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I recently spoke in Baroness Findlay’s debate in the @ukhouseof lords about end of life care in the UK. She is chair of Dying Matters and works tirelessly in palliative care. I wanted to talk about what @doteveryoneuk worked on last year. You can see more details of our work here https://projects.doteveryone.org.uk/improvingcare/index.html

Here is my speech from Hansard.

“Doteveryone, the charity that I founded to make the internet work for everyone, spent six months last year looking at how technology can help improve the care of people with life-limiting conditions. Even in the complexity that inevitably plagues the end of life, dramatic improvements can be made to people’s lives through relatively simple use of digital, thereby—to answer the challenge from the noble Lord, Lord Judd—allowing for more time to live and more time for human care.​I shall share three of Doteveryone’s recommendations. First, on the problem of NHS legacy technology, as many noble Lords will know, each trust is supported by hundreds of systems. On average, each hospital has over 600 IT systems that may or may not usefully speak to each other. Much communication still relies on fax, and a small number of big suppliers dominate essential services such as booking appointments. So the gap between innovation and legacy continues to grow, leaving patients and professionals to work with technology that is not fit for purpose.

Resourceful people, however, always find ways round these problems. Doctors message each other using WhatsApp, and I have found hundreds of people who have commissioned apps to solve small bits of the clinical problems. Doteveryone’s research has shown that carers and people with multiple long-term conditions therefore become full-time administrators, supporting the NHS with unpaid work to manage these information flows, appointment bookings and all the other things that follow from bad IT. This is entirely to the detriment of healthcare outcomes. The burden falls disproportionately on those who can least afford it.
Doteveryone built a prototype for a collaborative healthcare record that allows people, carers and clinicians to see the same data and information. This was not a tortuous project: it was a quick, responsive and cheap one based on hundreds of research interviews with people at home and in care homes, hospices and hospitals. There are, however, not enough of these ideas and services out there, and not enough that are being allowed to scale through the system.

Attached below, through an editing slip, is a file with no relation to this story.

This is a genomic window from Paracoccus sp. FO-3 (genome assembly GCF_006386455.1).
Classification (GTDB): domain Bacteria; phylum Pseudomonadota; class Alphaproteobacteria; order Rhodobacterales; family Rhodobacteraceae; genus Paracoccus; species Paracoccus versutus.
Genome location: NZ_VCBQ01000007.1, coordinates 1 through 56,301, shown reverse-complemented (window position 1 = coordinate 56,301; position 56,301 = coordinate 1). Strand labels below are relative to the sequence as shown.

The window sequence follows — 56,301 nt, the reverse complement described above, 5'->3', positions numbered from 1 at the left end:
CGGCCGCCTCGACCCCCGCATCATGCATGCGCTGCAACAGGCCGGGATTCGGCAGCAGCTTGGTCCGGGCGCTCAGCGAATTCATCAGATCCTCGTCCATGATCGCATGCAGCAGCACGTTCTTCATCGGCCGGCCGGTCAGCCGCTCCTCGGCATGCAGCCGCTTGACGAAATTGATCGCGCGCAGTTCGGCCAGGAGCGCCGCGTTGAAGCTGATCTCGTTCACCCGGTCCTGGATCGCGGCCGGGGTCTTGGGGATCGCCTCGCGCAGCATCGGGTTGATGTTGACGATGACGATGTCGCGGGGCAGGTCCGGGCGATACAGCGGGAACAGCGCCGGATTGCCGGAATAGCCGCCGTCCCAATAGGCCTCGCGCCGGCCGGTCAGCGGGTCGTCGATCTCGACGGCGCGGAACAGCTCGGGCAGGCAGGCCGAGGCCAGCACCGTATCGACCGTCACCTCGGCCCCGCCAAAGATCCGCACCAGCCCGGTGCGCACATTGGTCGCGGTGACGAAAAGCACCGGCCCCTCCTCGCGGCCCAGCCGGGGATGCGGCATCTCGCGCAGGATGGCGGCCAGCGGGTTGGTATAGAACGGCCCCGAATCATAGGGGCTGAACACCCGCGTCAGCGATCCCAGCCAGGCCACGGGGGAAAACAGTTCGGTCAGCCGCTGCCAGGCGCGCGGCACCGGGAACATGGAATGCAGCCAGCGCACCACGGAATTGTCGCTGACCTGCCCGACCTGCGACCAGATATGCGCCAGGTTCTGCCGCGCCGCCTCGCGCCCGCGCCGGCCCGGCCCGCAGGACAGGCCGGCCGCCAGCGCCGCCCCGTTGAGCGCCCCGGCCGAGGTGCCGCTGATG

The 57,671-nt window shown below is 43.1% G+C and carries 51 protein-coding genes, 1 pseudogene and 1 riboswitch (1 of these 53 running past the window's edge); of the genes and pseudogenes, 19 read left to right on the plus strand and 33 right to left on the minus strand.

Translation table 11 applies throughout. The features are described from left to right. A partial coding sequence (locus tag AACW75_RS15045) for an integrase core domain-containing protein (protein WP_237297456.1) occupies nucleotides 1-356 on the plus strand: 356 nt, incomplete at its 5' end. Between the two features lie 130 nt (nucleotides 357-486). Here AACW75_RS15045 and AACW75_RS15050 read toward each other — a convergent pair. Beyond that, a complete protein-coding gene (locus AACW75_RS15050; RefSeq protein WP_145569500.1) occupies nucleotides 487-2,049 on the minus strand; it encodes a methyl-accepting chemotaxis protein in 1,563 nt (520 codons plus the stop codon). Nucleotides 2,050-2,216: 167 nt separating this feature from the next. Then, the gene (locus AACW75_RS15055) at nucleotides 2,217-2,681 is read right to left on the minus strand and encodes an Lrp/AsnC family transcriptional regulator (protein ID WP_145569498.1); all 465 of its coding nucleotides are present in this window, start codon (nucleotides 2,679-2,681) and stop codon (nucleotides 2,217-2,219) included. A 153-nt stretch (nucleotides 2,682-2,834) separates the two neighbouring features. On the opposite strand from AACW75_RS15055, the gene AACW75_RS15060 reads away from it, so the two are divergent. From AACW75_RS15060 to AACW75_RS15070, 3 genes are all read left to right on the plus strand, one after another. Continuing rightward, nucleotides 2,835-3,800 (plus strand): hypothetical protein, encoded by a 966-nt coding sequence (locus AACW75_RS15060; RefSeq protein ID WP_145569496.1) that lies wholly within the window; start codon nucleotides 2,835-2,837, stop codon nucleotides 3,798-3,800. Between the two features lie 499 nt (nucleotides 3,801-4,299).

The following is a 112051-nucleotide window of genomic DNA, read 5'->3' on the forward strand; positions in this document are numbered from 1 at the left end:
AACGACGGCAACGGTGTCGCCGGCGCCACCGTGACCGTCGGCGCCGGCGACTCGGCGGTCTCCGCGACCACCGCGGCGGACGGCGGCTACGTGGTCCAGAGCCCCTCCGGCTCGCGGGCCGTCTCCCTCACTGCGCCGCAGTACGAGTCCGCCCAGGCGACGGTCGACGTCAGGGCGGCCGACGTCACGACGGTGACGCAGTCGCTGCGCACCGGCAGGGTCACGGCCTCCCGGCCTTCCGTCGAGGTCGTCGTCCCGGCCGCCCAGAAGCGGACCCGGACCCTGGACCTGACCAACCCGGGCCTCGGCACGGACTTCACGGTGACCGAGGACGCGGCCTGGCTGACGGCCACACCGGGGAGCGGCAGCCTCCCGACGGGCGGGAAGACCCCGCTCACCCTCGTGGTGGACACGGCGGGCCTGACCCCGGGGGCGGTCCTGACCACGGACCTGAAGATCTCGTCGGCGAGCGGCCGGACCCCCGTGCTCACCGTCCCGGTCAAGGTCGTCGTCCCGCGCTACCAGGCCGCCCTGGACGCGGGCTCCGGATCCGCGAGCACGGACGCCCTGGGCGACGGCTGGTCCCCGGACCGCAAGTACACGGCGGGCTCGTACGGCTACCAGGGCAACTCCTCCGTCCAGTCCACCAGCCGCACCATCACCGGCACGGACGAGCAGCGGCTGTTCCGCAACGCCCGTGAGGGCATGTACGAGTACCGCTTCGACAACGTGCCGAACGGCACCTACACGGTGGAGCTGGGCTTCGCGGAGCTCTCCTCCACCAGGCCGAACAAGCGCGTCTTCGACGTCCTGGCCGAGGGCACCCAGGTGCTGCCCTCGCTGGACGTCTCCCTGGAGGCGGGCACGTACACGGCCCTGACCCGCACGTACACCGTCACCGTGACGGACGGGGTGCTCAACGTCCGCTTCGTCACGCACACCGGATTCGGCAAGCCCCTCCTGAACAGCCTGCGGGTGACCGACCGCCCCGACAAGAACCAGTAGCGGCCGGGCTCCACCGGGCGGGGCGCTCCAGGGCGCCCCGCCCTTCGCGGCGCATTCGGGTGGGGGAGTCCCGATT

As one person we met—Joe, who is living with severe heart conditions—told us, “I panic when I am listening to doctors and I don’t hear it all … I need a better way to record our conversations or make sure I always have someone with me”.

There can always be someone with you: they just do not always have to be a person.
Our second recommendation was around wi-fi. We need beautifully designed wi-fi in care homes. I use that word “beautiful” carefully. Some 70% of care homes have no wi-fi at all; and 80% of people living in care homes say that they are scared to leave their room. How brilliant would it be if by having better wi-fi across the estate, they could chat to someone just down the corridor, or even better perhaps, back home or even in another country? Sometimes, simple tech solutions can provide imaginative leaps for problems that people are not seeing.
The overarching point of all this is that there is so much opportunity to implement technology that enables people facing the most difficult of times with more hope, more joy and, crucially, more time. Infrastructure and services are vital, but so is experience, imagination and skills within the system.
The third recommendation we made is that we must make digital skills a priority or we will have no chance of meeting the mammoth social challenge we face. This is not about learning to code but about a digital understanding that enables you to make better decisions.
I was at my grandmother’s funeral yesterday. She was lucky: she lived until 96 with plenty of family and support around her. But even she faced 12 months of ​hideous loneliness when my grandfather died. Despite being able to stay in her own home until the last few weeks, she was desperately unhappy in the very well-run local care home she moved into. Along with quantities of cheese, the only thing she took pleasure in was seeing videos of her grandchildren and great-grandchildren on my iPad. We recorded messages from her and to her, and her face would light up. This is not a complex technical solution or a crazy innovation. It is a humane and obvious use of digital.
I urge the Minister to look at older people with multiple conditions as superusers of the NHS. Improving service delivery for them at the end of life will lay the foundations of an improved service for everyone. End-of-life care is not a specialist clinical issue but a building block for a better NHS.”

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